First, before we go any further, in my last post when I talked about white and cream wall colours being such a huge incoming trend, one of my fabulous readers posted this comment:
“Hey, you didn’t tell us whether you were FOR or AGAINST this trend?”
So first, I’m not FOR or AGAINST, any trend. I know it sounds like I am, because I’m always warning you about the overuse of them, however I specify trend colours anytime it’s the right thing to do.
Here’s what this means. If the right colour to pull your space together is beige, for example, then that’s the right colour for you.
What I’m always striving to do, is warn you against blindly choosing ANY TREND COLOUR, over and over and over again.
My mission in life is to teach you how to choose the right colour at any given point so that you’re happy with the result.
So just because white or cream has suddenly hit the world of trends big-time, doesn’t mean that your house is suddenly WRONG.
That the BEIGE your house is painted is WRONG.
Just because your house is painted a shade of grey it’s WRONG.
There’s NOTHING WRONG.
Well, if it really is wrong, you’ll either hire me to help you fix it, or you’ll read my blog long and hard to try and figure it out yourself, buy an ebook or two, or attend one of my live workshops so you can become much more confident with all the constant colour decisions you make as a homeowner or designer.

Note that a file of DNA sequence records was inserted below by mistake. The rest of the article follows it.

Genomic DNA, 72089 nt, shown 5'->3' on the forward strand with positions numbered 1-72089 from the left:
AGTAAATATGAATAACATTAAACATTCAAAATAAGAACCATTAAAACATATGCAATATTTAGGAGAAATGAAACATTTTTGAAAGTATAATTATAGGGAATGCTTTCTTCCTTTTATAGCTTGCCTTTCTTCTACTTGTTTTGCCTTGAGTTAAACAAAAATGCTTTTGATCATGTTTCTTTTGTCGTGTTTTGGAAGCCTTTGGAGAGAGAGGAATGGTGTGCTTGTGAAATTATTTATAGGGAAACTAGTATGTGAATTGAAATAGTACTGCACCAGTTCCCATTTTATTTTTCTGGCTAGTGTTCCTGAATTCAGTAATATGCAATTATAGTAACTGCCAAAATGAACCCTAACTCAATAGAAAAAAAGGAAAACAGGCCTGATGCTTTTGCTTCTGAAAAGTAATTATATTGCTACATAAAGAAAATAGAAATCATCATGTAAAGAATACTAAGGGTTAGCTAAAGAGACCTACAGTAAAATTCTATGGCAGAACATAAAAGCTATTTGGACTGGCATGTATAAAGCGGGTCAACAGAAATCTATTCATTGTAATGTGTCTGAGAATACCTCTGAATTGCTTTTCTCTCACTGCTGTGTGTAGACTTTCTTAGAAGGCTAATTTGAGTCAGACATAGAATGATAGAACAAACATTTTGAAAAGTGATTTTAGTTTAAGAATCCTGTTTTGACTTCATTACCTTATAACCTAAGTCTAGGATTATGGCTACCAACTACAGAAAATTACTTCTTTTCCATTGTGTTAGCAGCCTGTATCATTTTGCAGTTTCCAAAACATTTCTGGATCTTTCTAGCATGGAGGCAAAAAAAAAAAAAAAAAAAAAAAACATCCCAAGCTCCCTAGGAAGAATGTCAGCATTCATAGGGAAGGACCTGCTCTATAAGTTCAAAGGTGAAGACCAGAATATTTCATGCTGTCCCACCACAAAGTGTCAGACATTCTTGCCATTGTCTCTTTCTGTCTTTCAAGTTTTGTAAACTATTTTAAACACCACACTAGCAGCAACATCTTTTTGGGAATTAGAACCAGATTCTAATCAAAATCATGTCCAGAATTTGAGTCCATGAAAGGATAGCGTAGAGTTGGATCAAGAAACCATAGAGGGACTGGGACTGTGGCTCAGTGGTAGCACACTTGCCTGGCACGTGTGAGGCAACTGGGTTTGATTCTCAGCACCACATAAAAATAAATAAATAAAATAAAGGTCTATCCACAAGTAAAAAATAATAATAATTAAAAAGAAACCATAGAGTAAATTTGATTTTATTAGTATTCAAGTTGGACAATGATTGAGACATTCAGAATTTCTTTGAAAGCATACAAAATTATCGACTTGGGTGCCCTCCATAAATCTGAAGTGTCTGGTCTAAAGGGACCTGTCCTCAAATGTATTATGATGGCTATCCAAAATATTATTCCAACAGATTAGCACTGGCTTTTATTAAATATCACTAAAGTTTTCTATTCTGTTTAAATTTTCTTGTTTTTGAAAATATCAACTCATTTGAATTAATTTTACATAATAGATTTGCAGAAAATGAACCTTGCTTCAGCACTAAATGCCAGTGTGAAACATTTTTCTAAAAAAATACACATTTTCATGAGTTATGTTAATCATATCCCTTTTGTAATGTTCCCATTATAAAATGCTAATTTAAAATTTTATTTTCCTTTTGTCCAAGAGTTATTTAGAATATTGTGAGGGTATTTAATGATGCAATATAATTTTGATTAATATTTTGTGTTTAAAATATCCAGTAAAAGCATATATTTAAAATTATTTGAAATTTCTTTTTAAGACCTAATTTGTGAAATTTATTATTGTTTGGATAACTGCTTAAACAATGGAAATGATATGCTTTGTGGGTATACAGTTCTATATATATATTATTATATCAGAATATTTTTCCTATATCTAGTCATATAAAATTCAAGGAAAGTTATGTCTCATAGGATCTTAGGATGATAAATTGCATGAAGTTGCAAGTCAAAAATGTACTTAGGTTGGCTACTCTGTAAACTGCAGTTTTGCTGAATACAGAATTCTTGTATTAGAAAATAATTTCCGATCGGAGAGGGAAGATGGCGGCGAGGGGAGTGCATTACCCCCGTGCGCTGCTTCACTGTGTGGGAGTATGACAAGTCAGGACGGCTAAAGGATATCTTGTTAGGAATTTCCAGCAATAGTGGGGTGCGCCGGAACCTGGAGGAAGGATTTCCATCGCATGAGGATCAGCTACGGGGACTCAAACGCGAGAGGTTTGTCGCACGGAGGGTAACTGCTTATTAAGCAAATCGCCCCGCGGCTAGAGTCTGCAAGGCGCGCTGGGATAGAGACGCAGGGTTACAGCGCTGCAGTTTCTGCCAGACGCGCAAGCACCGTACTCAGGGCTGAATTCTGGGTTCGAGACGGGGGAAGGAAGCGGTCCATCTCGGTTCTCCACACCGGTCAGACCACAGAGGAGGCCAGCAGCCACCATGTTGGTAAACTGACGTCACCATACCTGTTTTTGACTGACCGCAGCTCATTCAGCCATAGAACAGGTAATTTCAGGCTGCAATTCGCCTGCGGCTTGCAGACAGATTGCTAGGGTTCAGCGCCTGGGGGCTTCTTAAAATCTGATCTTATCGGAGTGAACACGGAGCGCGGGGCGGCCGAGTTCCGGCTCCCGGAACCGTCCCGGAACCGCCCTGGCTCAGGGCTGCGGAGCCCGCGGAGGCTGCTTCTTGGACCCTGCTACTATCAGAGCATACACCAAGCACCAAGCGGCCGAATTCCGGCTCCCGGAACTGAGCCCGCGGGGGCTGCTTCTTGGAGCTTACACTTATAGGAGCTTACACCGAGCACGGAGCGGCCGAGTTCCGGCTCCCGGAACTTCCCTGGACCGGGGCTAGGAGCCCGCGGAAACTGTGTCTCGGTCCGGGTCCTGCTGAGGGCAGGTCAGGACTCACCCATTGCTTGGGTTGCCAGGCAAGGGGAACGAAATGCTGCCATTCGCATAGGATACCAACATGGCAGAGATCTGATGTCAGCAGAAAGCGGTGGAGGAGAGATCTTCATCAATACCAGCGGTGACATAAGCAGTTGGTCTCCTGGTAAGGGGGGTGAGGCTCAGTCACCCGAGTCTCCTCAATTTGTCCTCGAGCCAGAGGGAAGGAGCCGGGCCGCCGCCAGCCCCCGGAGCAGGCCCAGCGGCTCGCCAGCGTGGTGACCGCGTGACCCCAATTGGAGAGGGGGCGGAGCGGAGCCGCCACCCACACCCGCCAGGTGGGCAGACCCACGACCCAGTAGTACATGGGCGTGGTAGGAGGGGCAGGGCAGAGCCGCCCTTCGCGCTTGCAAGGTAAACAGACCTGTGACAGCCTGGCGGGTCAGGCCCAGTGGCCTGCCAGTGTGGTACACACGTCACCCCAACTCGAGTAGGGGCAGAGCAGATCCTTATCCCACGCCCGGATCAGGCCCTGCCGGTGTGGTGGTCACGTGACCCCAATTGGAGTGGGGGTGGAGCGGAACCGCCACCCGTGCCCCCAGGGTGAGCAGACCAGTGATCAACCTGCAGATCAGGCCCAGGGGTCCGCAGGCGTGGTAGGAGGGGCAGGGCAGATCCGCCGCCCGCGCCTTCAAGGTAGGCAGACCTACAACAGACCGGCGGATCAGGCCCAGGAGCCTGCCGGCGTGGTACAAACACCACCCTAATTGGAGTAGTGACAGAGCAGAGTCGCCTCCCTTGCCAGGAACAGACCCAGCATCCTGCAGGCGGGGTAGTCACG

What everyone wants is a look and a feel
However, I would like to stress AGAIN, that what will make you happy in your home is spending your time, money and effort creating a look and a feel.
Painting your house white or cream (or any trend colour) will not suddenly give it a look and a feel if that’s what’s missing. In fact, it might make it worse, if it doesn’t relate to anything.
A look and a feel is achieved with the finishing touches.
Area rugs, artwork, accessories, throw pillows, and most important of all, table lamps not recessed lighting or the matching set of 3 from a big box store, or the most common light of all, the torch light. You can incorporate all the lighting I just mentioned into an overall lighting plan, however I’m just saying that you need MORE.
Okay so back to this post about MORE cream and white 🙂
I received this photo from a reader with this question:
This is a picture I pulled from the internet and I’m thinking of doing my master bathroom in the same marble/tile. I love the creamy/yellowish cabinet and ceiling with the white and grey marble. However, after finding your website/blog last year, and becoming a believer, as well as purchasing both of your e-books and large paint samples of whites & neutrals, I thought you could not mix true white and creams together. Looking at the shower wall in this picture gives the impression that the tiles have a true white background and the cabinet is a definite cream. I love this bathroom, it looks so soft and I love the hint of cream. What do you think?
Link bait image, please post the source in the comments if you can find it
This is a great question,